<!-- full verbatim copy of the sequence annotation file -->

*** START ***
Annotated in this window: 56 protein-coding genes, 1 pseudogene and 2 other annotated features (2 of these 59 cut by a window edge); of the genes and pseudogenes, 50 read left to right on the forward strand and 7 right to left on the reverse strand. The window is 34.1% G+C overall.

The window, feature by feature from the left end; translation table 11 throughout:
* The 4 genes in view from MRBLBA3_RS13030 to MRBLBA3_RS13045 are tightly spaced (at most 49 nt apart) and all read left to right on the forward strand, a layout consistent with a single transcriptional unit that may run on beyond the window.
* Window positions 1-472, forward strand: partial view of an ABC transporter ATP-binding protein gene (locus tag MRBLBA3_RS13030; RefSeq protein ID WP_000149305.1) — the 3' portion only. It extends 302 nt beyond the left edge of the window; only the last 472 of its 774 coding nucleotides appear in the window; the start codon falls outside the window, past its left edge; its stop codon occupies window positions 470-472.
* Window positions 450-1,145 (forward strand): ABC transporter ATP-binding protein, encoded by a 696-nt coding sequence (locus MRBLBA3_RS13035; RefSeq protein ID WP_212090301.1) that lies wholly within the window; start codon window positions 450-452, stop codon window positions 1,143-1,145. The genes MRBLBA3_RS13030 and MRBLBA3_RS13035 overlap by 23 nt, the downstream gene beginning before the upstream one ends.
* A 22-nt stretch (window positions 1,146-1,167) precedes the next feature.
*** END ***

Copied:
Annotated in this window: 56 protein-coding genes, 1 pseudogene and 2 other annotated features (2 of these 59 cut by a window edge); of the genes and pseudogenes, 50 read left to right on the forward strand and 7 right to left on the reverse strand. The window is 34.1% G+C overall.

The window, feature by feature from the left end; translation table 11 throughout:
* The 4 genes in view from MRBLBA3_RS13030 to MRBLBA3_RS13045 are tightly spaced (at most 49 nt apart) and all read left to right on the forward strand, a layout consistent with a single transcriptional unit that may run on beyond the window.
* Window positions 1-472, forward strand: partial view of an ABC transporter ATP-binding protein gene (locus tag MRBLBA3_RS13030; RefSeq protein ID WP_000149305.1) — the 3' portion only. It extends 302 nt beyond the left edge of the window; only the last 472 of its 774 coding nucleotides appear in the window; the start codon falls outside the window, past its left edge; its stop codon occupies window positions 470-472.
* Window positions 450-1,145 (forward strand): ABC transporter ATP-binding protein, encoded by a 696-nt coding sequence (locus MRBLBA3_RS13035; RefSeq protein ID WP_212090301.1) that lies wholly within the window; start codon window positions 450-452, stop codon window positions 1,143-1,145. The genes MRBLBA3_RS13030 and MRBLBA3_RS13035 overlap by 23 nt, the downstream gene beginning before the upstream one ends.
* A 22-nt stretch (window positions 1,146-1,167) precedes the next feature.